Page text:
A few of the key takeaways from the event…

Sharing. I think there is a lot of emphasis on sharing a prepared dish, but what struck me, maybe even more importantly was sharing the preparation of the dish.  When we share the time spent making the food we are reconnecting to our past while strengthening current family bonds. Which leads me to…

Observation. This was perhaps the single most eye-opening realization for me during the event. I think I had always assumed that in most families there is some sort official handing over of the family recipes. In my family and the other participant’s recollections, the passing down of culinary knowledge was much more subtle. We all gathered our recipes and technique simply by observing the process, it was quiet afternoons in grandma’s kitchen or lending a helping hand to a parent when traditional family meals and recipes are handed down to children, grandchildren, and great-grandchildren.
Ever-changing. As time goes by and families grow and change, and so do the foods they serve, but their essence stays the same. The way I prepare Golumpki may change, and yes I cut up Kielbasa and add it to Haluski, so it is more of a skillet meal than a side dish.  The dish may change from generation to generation, but the tradition lives on, and the intent to keep them alive and every bit as current as they ever were when made generations ago are the same.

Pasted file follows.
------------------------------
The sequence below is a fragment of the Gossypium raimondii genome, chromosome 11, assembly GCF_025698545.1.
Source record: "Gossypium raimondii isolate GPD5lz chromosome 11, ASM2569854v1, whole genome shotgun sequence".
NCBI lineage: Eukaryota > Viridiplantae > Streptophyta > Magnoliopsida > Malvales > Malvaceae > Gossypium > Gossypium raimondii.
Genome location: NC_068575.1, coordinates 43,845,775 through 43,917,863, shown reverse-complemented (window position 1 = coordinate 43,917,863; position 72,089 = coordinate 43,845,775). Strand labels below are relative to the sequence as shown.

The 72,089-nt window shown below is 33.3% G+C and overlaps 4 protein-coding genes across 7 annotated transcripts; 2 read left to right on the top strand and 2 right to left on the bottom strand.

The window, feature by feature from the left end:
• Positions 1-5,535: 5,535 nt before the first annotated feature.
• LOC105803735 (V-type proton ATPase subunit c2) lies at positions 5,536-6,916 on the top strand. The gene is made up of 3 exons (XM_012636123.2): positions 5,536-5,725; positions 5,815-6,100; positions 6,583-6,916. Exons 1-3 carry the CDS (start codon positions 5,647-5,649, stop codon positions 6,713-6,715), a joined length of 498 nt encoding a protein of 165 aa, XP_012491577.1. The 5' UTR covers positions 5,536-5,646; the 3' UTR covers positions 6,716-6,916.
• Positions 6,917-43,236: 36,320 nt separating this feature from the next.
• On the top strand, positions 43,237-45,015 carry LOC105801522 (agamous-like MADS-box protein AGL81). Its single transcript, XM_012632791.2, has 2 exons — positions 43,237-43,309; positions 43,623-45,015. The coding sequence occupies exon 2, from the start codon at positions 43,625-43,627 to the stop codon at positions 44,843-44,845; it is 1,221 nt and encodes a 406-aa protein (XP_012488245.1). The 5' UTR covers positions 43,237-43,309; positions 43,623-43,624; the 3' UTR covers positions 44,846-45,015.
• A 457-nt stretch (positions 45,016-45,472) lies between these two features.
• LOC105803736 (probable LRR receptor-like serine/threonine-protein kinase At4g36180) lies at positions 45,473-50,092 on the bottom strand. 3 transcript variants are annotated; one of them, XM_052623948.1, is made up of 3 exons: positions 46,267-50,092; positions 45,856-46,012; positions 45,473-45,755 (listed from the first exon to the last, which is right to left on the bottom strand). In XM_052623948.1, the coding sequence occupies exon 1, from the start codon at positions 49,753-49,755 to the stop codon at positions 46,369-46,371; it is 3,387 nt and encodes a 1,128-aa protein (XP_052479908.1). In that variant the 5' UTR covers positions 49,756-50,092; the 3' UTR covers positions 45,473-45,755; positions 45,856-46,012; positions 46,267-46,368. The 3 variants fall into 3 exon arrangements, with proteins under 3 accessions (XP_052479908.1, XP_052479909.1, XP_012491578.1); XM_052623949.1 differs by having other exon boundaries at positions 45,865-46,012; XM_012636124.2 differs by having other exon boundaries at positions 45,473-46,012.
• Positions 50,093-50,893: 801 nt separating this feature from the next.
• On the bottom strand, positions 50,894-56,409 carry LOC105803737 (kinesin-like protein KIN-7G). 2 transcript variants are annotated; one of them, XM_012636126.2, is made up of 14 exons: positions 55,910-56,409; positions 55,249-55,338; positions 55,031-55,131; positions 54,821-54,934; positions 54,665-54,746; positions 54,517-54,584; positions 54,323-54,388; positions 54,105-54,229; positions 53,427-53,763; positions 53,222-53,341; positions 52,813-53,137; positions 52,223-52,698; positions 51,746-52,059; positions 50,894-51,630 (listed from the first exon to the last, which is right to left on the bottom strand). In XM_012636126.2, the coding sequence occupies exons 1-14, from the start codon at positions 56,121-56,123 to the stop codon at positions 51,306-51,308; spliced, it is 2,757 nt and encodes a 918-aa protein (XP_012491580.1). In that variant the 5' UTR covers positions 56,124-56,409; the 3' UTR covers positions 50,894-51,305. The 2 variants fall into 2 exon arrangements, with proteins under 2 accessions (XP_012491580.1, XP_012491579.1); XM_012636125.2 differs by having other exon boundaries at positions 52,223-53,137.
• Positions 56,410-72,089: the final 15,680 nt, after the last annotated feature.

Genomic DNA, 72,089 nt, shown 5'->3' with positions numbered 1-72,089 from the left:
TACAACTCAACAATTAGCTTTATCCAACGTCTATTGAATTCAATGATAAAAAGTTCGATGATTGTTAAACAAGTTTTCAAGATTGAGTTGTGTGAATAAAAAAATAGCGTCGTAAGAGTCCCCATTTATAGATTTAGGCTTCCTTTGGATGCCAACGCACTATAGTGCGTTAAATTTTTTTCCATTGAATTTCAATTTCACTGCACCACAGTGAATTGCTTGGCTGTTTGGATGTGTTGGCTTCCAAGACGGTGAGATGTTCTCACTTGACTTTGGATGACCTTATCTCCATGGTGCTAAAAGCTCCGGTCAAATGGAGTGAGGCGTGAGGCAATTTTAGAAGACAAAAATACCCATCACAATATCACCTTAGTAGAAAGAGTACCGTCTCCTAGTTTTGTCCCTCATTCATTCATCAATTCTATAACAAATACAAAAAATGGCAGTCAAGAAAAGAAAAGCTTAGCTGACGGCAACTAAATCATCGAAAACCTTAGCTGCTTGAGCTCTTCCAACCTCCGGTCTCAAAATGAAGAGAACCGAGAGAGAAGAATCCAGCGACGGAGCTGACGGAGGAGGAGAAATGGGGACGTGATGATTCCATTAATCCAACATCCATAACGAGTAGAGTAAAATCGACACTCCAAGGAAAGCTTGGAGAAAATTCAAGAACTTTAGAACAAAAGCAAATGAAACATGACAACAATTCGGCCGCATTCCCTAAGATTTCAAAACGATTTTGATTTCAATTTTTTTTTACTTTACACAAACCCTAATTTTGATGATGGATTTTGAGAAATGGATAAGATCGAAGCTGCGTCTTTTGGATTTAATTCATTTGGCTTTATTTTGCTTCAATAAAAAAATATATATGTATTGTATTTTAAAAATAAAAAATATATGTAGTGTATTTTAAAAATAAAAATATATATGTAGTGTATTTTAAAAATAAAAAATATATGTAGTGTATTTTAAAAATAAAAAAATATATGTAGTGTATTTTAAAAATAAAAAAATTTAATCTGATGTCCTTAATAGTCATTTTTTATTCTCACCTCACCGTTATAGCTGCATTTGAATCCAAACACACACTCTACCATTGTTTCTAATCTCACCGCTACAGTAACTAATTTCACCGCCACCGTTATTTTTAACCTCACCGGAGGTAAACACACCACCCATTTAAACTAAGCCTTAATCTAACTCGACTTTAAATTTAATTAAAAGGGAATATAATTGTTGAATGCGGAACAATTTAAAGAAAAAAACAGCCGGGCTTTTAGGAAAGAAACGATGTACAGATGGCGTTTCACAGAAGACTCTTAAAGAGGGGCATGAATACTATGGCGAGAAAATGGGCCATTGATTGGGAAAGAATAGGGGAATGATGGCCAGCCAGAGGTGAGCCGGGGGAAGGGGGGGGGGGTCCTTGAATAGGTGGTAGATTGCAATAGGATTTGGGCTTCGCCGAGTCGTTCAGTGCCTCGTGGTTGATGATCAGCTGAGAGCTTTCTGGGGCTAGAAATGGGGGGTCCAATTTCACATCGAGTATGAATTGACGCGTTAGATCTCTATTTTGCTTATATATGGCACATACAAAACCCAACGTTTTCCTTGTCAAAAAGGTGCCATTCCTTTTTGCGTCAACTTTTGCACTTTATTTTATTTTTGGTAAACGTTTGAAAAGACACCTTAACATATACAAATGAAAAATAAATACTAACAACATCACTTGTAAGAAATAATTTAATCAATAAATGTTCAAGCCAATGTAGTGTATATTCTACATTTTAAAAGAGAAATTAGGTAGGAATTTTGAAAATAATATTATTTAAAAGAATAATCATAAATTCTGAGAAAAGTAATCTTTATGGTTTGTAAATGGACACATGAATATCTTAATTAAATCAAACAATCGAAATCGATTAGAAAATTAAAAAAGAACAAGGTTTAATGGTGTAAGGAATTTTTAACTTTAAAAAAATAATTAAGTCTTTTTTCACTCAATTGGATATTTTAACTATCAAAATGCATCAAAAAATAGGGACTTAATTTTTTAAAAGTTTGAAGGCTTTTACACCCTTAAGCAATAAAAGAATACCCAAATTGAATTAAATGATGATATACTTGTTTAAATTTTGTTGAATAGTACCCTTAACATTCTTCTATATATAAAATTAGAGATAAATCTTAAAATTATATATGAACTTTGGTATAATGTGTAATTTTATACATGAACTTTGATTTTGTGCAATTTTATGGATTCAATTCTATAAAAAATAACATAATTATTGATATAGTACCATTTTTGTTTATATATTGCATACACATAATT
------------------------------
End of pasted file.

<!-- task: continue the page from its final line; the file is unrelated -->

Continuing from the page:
I was asked if I would write down our family recipes. As a food blogger who has made it my hobby sharing recipes, especially recipes of regional importance this is something that has occurred to me. But then there is this other part of me that is hesitant. I had a hard time articulating why a “food blogger” would not want to document her own family recipes,  probably because I didn’t understand the hesitation myself, that is until I thought about it more. My hesitation to write down these recipes is selfish. When I am making Golumpki I am not thinking about the exact amount of any particular ingredient that goes into the dish, I am thinking “this is the way my mother makes it, and her mother made”, my hope is that future generations will not get caught up in the technical aspects of the recipe, but will instead repeat the motions and the ingredients from their hearts, and not from a piece of paper, and be fully present in the experience. All that being said, yes, I will write down the recipes…
If you find yourself in the same boat as me, looking to better understand previous generations and the history from which you come, with little to work with, If you’re in possession of beloved or long-forgotten family recipe, you may have more than you realize.I encourage you to make good use of them. Don’t let them be lost forever; keep them alive and every bit as current as they ever were by making them a part of your modern day traditions.And if you’re at a loss for the traditional foods of your cultural heritage, do a quick search online the resources are limitless! and make it happen in your own kitchen, it is never too late to start making new memories, traditions and reconnecting with your family, both past and present.

Thank you to Hannah and the New York State Folklore Society for having me, the Auburn Theater for graciously hosting the event. Rafael for bringing an entire buffet of the best latino food I have ever eaten (seriously, check out his restaurant in Geneva, El Morro), and Carolynn for the amazing Italian dishes!